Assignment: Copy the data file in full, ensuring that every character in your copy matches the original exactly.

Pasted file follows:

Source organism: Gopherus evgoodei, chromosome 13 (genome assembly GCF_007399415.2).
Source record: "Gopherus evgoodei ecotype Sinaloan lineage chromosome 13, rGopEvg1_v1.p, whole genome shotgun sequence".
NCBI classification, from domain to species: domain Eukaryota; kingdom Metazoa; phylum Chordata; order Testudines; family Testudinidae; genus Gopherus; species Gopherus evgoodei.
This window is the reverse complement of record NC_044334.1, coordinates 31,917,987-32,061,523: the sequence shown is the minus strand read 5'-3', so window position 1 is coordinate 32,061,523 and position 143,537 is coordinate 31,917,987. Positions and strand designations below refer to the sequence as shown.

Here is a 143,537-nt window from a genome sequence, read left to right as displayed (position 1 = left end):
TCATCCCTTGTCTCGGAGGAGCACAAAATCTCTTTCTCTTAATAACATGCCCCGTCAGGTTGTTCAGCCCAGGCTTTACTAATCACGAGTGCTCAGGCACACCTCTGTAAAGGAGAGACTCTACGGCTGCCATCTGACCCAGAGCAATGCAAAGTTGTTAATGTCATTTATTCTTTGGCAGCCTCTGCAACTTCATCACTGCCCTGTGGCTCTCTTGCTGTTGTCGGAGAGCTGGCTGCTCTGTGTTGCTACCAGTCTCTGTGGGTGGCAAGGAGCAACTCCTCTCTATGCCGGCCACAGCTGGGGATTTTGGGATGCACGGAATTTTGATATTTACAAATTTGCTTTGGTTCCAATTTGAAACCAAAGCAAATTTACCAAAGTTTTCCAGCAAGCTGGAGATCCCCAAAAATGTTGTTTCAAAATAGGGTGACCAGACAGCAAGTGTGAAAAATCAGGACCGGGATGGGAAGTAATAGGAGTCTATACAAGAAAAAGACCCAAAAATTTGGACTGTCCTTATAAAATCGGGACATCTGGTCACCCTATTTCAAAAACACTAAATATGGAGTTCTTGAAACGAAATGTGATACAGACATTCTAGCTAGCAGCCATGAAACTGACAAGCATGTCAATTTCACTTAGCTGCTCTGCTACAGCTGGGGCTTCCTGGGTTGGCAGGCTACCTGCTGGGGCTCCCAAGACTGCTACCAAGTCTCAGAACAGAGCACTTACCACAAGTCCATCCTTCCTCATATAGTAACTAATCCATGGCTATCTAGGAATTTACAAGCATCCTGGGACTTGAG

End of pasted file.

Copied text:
Source organism: Gopherus evgoodei, chromosome 13 (genome assembly GCF_007399415.2).
Source record: "Gopherus evgoodei ecotype Sinaloan lineage chromosome 13, rGopEvg1_v1.p, whole genome shotgun sequence".
NCBI classification, from domain to species: domain Eukaryota; kingdom Metazoa; phylum Chordata; order Testudines; family Testudinidae; genus Gopherus; species Gopherus evgoodei.
This window is the reverse complement of record NC_044334.1, coordinates 31,917,987-32,061,523: the sequence shown is the minus strand read 5'-3', so window position 1 is coordinate 32,061,523 and position 143,537 is coordinate 31,917,987. Positions and strand designations below refer to the sequence as shown.

Here is a 143,537-nt window from a genome sequence, read left to right as displayed (position 1 = left end):
TCATCCCTTGTCTCGGAGGAGCACAAAATCTCTTTCTCTTAATAACATGCCCCGTCAGGTTGTTCAGCCCAGGCTTTACTAATCACGAGTGCTCAGGCACACCTCTGTAAAGGAGAGACTCTACGGCTGCCATCTGACCCAGAGCAATGCAAAGTTGTTAATGTCATTTATTCTTTGGCAGCCTCTGCAACTTCATCACTGCCCTGTGGCTCTCTTGCTGTTGTCGGAGAGCTGGCTGCTCTGTGTTGCTACCAGTCTCTGTGGGTGGCAAGGAGCAACTCCTCTCTATGCCGGCCACAGCTGGGGATTTTGGGATGCACGGAATTTTGATATTTACAAATTTGCTTTGGTTCCAATTTGAAACCAAAGCAAATTTACCAAAGTTTTCCAGCAAGCTGGAGATCCCCAAAAATGTTGTTTCAAAATAGGGTGACCAGACAGCAAGTGTGAAAAATCAGGACCGGGATGGGAAGTAATAGGAGTCTATACAAGAAAAAGACCCAAAAATTTGGACTGTCCTTATAAAATCGGGACATCTGGTCACCCTATTTCAAAAACACTAAATATGGAGTTCTTGAAACGAAATGTGATACAGACATTCTAGCTAGCAGCCATGAAACTGACAAGCATGTCAATTTCACTTAGCTGCTCTGCTACAGCTGGGGCTTCCTGGGTTGGCAGGCTACCTGCTGGGGCTCCCAAGACTGCTACCAAGTCTCAGAACAGAGCACTTACCACAAGTCCATCCTTCCTCATATAGTAACTAATCCATGGCTATCTAGGAATTTACAAGCATCCTGGGACTTGAG